The permanent set successfully tamed the temperamental School Hall; but less successful were the colours decorating it. Candy-floss pink arches supported by cochineal posts reminded at least one Northerner not of Illyria, land of fantasy, so much as Italian ice cream palais. One feared lest the old and antique song requested by the Duke would send Feste careering into Funiculi, Funicula. Much of the music was composed this year, and creditably, by boys. The setting of Come away, Death by M. Hill was most attractive: it is a pity that he was not given leave to set the two other songs as well.
Grouping and movement were throughout effective, and particularly so in the
Letter Scene (when the Three Flower Pot Men overplayed for all they were worth),
and in the final scene, when carefully arranged splashes of colour helped to
relieve the tedium of that extended denouement. The convincing employment of
the hands remains a K.E.S. dramatic bugbear, Feste and Malvolio alone excepted.
Of the acting, individual honours must go to Malvolio and Feste. It has been said that the actor's eyes are the windows of his soul. In the Malvolio of P. Johnson there was at last a schoolboy actor using his eyes skilfully to project character; his sense of timing too improved much during the run. P. Kenning's Feste was a well-studied performance: his fluid movement and gesture were a particular joy. He sang his songs well too, though he seemed to miss the ironic undertones of 0 Mistress Mine. The only real flaw in this performance was the naive tendency to express nimbleness of mind by running off half a dozen sentences on one breath, like a Gilbertian patter-song. Much of Feste's delicate word tracery was thereby lost to the audience-such a sad casualty was the exposition of a drunken man in Act 1, Scene 5. M. Lodge as Orsino was brilliantly dressed and made-up. This warm-hearted actor had a proper richness of voice, but his gestures were not eloquent enough. At the opening, instead of commanding the stage easily and gracefully, he seemed ill at ease, arms nervously riveted to his chest. The Duke's gentlemen seemed to have caught this nervousness too, for I have rarely seen a Court with so little to say and creating such a lack of personality and mood. The only person to capture the true languid air was S. A. Morant, one of the Duke's musicians. And I have never seen two such gentle and innocuous officers of the law as M. Hill and P. Gurney, but let that pass.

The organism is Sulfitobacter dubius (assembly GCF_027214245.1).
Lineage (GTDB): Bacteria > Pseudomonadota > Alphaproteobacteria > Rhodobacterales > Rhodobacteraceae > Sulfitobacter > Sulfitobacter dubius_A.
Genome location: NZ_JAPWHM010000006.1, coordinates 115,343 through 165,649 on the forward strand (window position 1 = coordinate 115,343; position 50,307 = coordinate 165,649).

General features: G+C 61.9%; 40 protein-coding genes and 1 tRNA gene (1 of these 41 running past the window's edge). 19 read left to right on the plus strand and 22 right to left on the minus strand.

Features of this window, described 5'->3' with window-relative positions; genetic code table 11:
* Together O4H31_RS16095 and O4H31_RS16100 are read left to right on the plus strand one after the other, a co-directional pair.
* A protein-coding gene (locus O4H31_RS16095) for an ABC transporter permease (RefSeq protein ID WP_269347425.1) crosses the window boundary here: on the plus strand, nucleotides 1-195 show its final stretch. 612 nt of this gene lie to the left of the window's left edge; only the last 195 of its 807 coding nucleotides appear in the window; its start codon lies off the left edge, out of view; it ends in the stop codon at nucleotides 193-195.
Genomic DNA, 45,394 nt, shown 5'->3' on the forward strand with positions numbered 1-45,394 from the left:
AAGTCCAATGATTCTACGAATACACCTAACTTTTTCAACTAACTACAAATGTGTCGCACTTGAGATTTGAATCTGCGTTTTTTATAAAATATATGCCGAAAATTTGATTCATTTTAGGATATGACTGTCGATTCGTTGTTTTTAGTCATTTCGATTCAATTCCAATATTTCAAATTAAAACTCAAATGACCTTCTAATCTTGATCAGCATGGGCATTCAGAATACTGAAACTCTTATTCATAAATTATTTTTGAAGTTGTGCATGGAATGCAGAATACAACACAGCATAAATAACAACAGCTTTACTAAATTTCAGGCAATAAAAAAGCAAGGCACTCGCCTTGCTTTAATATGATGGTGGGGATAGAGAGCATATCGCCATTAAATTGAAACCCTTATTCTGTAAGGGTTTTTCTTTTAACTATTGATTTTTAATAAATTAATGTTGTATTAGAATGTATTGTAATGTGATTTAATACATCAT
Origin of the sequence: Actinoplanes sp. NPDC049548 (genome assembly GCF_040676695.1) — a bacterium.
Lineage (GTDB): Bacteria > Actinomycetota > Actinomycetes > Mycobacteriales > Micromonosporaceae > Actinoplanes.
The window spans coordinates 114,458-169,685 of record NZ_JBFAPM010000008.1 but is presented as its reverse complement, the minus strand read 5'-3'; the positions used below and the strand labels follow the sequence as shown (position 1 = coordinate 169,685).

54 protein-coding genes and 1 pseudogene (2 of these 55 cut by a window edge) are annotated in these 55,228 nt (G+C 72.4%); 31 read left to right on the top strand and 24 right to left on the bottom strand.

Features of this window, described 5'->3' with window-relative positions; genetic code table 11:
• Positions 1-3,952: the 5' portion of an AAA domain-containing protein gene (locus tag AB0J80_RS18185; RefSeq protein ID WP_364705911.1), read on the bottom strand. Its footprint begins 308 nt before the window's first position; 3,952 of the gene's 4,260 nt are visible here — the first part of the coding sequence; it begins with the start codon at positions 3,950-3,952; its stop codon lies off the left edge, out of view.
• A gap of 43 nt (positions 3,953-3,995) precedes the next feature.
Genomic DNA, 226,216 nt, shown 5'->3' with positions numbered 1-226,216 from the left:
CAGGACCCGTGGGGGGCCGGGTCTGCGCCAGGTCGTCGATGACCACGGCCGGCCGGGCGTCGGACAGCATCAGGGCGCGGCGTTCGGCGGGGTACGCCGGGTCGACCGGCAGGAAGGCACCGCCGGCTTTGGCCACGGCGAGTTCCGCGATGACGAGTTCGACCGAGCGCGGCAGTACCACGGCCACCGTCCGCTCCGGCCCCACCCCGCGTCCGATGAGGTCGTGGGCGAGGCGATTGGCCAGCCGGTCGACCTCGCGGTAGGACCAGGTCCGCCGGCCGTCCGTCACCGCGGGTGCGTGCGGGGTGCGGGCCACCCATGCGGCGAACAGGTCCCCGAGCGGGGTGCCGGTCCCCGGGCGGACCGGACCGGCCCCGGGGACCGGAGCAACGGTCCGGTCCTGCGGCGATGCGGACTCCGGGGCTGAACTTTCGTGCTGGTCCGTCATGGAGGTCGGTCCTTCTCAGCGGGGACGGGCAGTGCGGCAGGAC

For the women, the Viola of N. Jowett looked just right, but he was inclined
to hurry some of his lines without due care and articulation. Nevertheless,
obvious sincerity and sensitivity were there, and he may well come to do great
work for this Society in future years. D. Jones's Maria showed great promise
too, though he played her nearer to the common serving-wench than to the sophisticated
lady-in-waiting than she really is. The problem was Olivia. D. Watson spoke
clearly and acted honestly, but had not the maturity and composure for this
part. A more satisfactory solution might have been to cast an older boy in the
part, even though losing the advantage of the unbroken voice. As it was, it
would perhaps have helped if she had been allowed to sit down more often, especially
when confronted by Malvolio's advances.
The beautifully designed programme acknowledged the help given by an unseen host of masters, boys and mothers, and presiding over and directing all this talent was the benign figure of the producer, Mr. Chalmers. -No better testament to his ability can be made than by pointing to his consistent dramatic success at this school. One can only marvel; and wish him well in this perilous business for next year.
J. R. WILLIAMS.
" THAT strain again! it had a dying fall." For the first time, as far as we know, two of our composers, R. J. Thompson and M. Hill, have composed the music for the play. Played, as it was, by a " consort of viols " on stage and in costume, for me at least
" it came o'er my ear like the sweet sound
That breathes upon a bank of violets."
The players were J. D. Harris, S. Morant, R. H. Smith and P. Quarrell. Kenning's singing of the songs, too, was most pleasant and accomplished. We shall miss his " mellifluous voice " and, even more, his horn-playing.